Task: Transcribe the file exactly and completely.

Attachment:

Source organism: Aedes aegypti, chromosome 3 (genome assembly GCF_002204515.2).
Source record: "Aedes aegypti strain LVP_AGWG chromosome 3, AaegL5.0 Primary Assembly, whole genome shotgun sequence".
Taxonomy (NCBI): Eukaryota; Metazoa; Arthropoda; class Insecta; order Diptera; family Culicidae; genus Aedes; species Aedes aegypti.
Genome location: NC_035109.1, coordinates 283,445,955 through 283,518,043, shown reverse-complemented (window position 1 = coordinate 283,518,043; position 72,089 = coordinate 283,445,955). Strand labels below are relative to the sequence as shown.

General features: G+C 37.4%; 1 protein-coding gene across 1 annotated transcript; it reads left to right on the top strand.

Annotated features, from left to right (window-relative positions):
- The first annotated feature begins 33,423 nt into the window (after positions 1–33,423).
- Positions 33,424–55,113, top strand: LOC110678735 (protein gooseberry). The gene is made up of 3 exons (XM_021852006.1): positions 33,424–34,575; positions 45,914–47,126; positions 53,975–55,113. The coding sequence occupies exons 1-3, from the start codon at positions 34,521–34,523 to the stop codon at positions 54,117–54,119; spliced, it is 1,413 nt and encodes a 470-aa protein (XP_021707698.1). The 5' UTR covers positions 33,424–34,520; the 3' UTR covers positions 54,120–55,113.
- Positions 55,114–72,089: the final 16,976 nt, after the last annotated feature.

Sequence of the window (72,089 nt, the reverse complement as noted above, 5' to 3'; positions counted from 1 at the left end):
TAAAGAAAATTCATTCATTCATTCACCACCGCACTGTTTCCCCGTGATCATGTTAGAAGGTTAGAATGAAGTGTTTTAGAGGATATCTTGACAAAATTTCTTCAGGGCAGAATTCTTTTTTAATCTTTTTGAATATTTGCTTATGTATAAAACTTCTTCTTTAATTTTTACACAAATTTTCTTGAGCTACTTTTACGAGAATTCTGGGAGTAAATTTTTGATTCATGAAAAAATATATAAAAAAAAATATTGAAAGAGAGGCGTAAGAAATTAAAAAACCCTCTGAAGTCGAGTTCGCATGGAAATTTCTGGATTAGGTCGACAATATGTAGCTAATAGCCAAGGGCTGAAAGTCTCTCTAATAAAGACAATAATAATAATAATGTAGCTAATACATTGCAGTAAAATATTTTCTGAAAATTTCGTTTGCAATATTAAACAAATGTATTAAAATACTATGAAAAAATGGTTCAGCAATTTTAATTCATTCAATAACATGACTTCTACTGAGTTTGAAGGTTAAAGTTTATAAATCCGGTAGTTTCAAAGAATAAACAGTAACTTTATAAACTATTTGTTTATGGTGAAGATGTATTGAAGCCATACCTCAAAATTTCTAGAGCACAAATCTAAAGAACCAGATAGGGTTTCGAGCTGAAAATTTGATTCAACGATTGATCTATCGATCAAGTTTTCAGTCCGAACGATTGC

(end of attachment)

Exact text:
Source organism: Aedes aegypti, chromosome 3 (genome assembly GCF_002204515.2).
Source record: "Aedes aegypti strain LVP_AGWG chromosome 3, AaegL5.0 Primary Assembly, whole genome shotgun sequence".
Taxonomy (NCBI): Eukaryota; Metazoa; Arthropoda; class Insecta; order Diptera; family Culicidae; genus Aedes; species Aedes aegypti.
Genome location: NC_035109.1, coordinates 283,445,955 through 283,518,043, shown reverse-complemented (window position 1 = coordinate 283,518,043; position 72,089 = coordinate 283,445,955). Strand labels below are relative to the sequence as shown.

General features: G+C 37.4%; 1 protein-coding gene across 1 annotated transcript; it reads left to right on the top strand.

Annotated features, from left to right (window-relative positions):
- The first annotated feature begins 33,423 nt into the window (after positions 1–33,423).
- Positions 33,424–55,113, top strand: LOC110678735 (protein gooseberry). The gene is made up of 3 exons (XM_021852006.1): positions 33,424–34,575; positions 45,914–47,126; positions 53,975–55,113. The coding sequence occupies exons 1-3, from the start codon at positions 34,521–34,523 to the stop codon at positions 54,117–54,119; spliced, it is 1,413 nt and encodes a 470-aa protein (XP_021707698.1). The 5' UTR covers positions 33,424–34,520; the 3' UTR covers positions 54,120–55,113.
- Positions 55,114–72,089: the final 16,976 nt, after the last annotated feature.

Sequence of the window (72,089 nt, the reverse complement as noted above, 5' to 3'; positions counted from 1 at the left end):
TAAAGAAAATTCATTCATTCATTCACCACCGCACTGTTTCCCCGTGATCATGTTAGAAGGTTAGAATGAAGTGTTTTAGAGGATATCTTGACAAAATTTCTTCAGGGCAGAATTCTTTTTTAATCTTTTTGAATATTTGCTTATGTATAAAACTTCTTCTTTAATTTTTACACAAATTTTCTTGAGCTACTTTTACGAGAATTCTGGGAGTAAATTTTTGATTCATGAAAAAATATATAAAAAAAAATATTGAAAGAGAGGCGTAAGAAATTAAAAAACCCTCTGAAGTCGAGTTCGCATGGAAATTTCTGGATTAGGTCGACAATATGTAGCTAATAGCCAAGGGCTGAAAGTCTCTCTAATAAAGACAATAATAATAATAATGTAGCTAATACATTGCAGTAAAATATTTTCTGAAAATTTCGTTTGCAATATTAAACAAATGTATTAAAATACTATGAAAAAATGGTTCAGCAATTTTAATTCATTCAATAACATGACTTCTACTGAGTTTGAAGGTTAAAGTTTATAAATCCGGTAGTTTCAAAGAATAAACAGTAACTTTATAAACTATTTGTTTATGGTGAAGATGTATTGAAGCCATACCTCAAAATTTCTAGAGCACAAATCTAAAGAACCAGATAGGGTTTCGAGCTGAAAATTTGATTCAACGATTGATCTATCGATCAAGTTTTCAGTCCGAACGATTGC